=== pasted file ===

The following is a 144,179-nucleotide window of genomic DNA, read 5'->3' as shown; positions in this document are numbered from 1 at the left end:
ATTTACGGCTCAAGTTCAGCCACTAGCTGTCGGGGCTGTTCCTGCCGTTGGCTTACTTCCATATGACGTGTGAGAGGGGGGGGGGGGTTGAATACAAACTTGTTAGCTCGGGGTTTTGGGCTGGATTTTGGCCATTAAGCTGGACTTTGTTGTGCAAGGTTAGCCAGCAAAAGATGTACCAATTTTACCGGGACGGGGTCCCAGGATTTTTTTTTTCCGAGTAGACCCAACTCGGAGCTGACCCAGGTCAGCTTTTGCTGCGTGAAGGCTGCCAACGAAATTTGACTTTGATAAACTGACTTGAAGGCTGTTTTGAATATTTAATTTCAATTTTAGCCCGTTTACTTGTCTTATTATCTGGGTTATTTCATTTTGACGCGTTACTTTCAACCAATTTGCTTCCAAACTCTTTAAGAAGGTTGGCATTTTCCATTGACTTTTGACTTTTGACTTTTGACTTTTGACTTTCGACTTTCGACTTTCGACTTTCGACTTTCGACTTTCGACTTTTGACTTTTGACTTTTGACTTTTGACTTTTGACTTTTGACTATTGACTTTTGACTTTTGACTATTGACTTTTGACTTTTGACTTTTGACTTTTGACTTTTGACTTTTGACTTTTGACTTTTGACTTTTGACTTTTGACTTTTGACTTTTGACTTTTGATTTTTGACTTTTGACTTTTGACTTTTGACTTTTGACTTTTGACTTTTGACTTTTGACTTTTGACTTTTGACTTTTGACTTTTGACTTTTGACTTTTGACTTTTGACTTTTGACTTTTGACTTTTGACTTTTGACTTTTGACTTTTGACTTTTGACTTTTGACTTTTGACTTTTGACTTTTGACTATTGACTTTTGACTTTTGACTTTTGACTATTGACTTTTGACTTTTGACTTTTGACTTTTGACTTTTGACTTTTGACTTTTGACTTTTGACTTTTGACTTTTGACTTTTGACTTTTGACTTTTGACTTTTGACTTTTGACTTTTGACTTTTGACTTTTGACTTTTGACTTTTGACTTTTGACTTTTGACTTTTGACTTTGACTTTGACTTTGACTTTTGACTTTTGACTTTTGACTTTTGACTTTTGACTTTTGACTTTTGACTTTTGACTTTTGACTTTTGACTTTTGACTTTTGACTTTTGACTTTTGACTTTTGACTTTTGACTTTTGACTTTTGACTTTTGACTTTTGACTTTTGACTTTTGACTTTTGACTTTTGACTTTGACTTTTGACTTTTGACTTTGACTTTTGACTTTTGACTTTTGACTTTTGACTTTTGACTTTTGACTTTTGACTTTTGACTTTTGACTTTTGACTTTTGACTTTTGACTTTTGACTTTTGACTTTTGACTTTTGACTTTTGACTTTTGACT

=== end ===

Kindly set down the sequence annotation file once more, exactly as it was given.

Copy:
The following is a 144,179-nucleotide window of genomic DNA, read 5'->3' as shown; positions in this document are numbered from 1 at the left end:
ATTTACGGCTCAAGTTCAGCCACTAGCTGTCGGGGCTGTTCCTGCCGTTGGCTTACTTCCATATGACGTGTGAGAGGGGGGGGGGGGTTGAATACAAACTTGTTAGCTCGGGGTTTTGGGCTGGATTTTGGCCATTAAGCTGGACTTTGTTGTGCAAGGTTAGCCAGCAAAAGATGTACCAATTTTACCGGGACGGGGTCCCAGGATTTTTTTTTTCCGAGTAGACCCAACTCGGAGCTGACCCAGGTCAGCTTTTGCTGCGTGAAGGCTGCCAACGAAATTTGACTTTGATAAACTGACTTGAAGGCTGTTTTGAATATTTAATTTCAATTTTAGCCCGTTTACTTGTCTTATTATCTGGGTTATTTCATTTTGACGCGTTACTTTCAACCAATTTGCTTCCAAACTCTTTAAGAAGGTTGGCATTTTCCATTGACTTTTGACTTTTGACTTTTGACTTTTGACTTTCGACTTTCGACTTTCGACTTTCGACTTTCGACTTTCGACTTTTGACTTTTGACTTTTGACTTTTGACTTTTGACTTTTGACTATTGACTTTTGACTTTTGACTATTGACTTTTGACTTTTGACTTTTGACTTTTGACTTTTGACTTTTGACTTTTGACTTTTGACTTTTGACTTTTGACTTTTGACTTTTGACTTTTGATTTTTGACTTTTGACTTTTGACTTTTGACTTTTGACTTTTGACTTTTGACTTTTGACTTTTGACTTTTGACTTTTGACTTTTGACTTTTGACTTTTGACTTTTGACTTTTGACTTTTGACTTTTGACTTTTGACTTTTGACTTTTGACTTTTGACTTTTGACTTTTGACTTTTGACTTTTGACTATTGACTTTTGACTTTTGACTTTTGACTATTGACTTTTGACTTTTGACTTTTGACTTTTGACTTTTGACTTTTGACTTTTGACTTTTGACTTTTGACTTTTGACTTTTGACTTTTGACTTTTGACTTTTGACTTTTGACTTTTGACTTTTGACTTTTGACTTTTGACTTTTGACTTTTGACTTTTGACTTTTGACTTTGACTTTGACTTTGACTTTTGACTTTTGACTTTTGACTTTTGACTTTTGACTTTTGACTTTTGACTTTTGACTTTTGACTTTTGACTTTTGACTTTTGACTTTTGACTTTTGACTTTTGACTTTTGACTTTTGACTTTTGACTTTTGACTTTTGACTTTTGACTTTTGACTTTTGACTTTTGACTTTGACTTTTGACTTTTGACTTTGACTTTTGACTTTTGACTTTTGACTTTTGACTTTTGACTTTTGACTTTTGACTTTTGACTTTTGACTTTTGACTTTTGACTTTTGACTTTTGACTTTTGACTTTTGACTTTTGACTTTTGACTTTTGACT